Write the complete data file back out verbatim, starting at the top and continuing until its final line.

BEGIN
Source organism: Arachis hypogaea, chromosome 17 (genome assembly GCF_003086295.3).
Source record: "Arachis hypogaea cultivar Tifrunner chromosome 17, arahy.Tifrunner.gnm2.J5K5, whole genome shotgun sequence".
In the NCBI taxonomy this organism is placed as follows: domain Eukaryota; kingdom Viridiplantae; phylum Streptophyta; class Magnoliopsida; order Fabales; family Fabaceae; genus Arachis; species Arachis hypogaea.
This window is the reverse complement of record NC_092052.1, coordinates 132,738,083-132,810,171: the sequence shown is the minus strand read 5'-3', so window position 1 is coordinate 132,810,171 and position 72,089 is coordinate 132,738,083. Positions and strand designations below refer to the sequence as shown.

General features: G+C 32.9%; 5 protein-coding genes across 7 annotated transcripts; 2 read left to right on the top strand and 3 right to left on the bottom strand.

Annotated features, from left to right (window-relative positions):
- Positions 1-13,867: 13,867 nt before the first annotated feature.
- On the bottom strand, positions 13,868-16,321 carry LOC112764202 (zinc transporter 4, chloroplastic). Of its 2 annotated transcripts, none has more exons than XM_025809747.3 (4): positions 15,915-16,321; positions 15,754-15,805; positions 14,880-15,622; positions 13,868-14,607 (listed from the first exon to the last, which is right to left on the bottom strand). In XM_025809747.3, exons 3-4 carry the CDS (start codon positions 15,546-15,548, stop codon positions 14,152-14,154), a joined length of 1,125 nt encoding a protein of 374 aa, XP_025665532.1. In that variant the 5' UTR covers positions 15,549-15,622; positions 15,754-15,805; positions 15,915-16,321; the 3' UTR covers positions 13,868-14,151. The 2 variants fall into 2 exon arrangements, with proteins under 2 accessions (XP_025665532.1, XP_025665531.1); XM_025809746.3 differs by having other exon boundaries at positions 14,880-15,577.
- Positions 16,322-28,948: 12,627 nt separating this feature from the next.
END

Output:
Source organism: Arachis hypogaea, chromosome 17 (genome assembly GCF_003086295.3).
Source record: "Arachis hypogaea cultivar Tifrunner chromosome 17, arahy.Tifrunner.gnm2.J5K5, whole genome shotgun sequence".
In the NCBI taxonomy this organism is placed as follows: domain Eukaryota; kingdom Viridiplantae; phylum Streptophyta; class Magnoliopsida; order Fabales; family Fabaceae; genus Arachis; species Arachis hypogaea.
This window is the reverse complement of record NC_092052.1, coordinates 132,738,083-132,810,171: the sequence shown is the minus strand read 5'-3', so window position 1 is coordinate 132,810,171 and position 72,089 is coordinate 132,738,083. Positions and strand designations below refer to the sequence as shown.

General features: G+C 32.9%; 5 protein-coding genes across 7 annotated transcripts; 2 read left to right on the top strand and 3 right to left on the bottom strand.

Annotated features, from left to right (window-relative positions):
- Positions 1-13,867: 13,867 nt before the first annotated feature.
- On the bottom strand, positions 13,868-16,321 carry LOC112764202 (zinc transporter 4, chloroplastic). Of its 2 annotated transcripts, none has more exons than XM_025809747.3 (4): positions 15,915-16,321; positions 15,754-15,805; positions 14,880-15,622; positions 13,868-14,607 (listed from the first exon to the last, which is right to left on the bottom strand). In XM_025809747.3, exons 3-4 carry the CDS (start codon positions 15,546-15,548, stop codon positions 14,152-14,154), a joined length of 1,125 nt encoding a protein of 374 aa, XP_025665532.1. In that variant the 5' UTR covers positions 15,549-15,622; positions 15,754-15,805; positions 15,915-16,321; the 3' UTR covers positions 13,868-14,151. The 2 variants fall into 2 exon arrangements, with proteins under 2 accessions (XP_025665532.1, XP_025665531.1); XM_025809746.3 differs by having other exon boundaries at positions 14,880-15,577.
- Positions 16,322-28,948: 12,627 nt separating this feature from the next.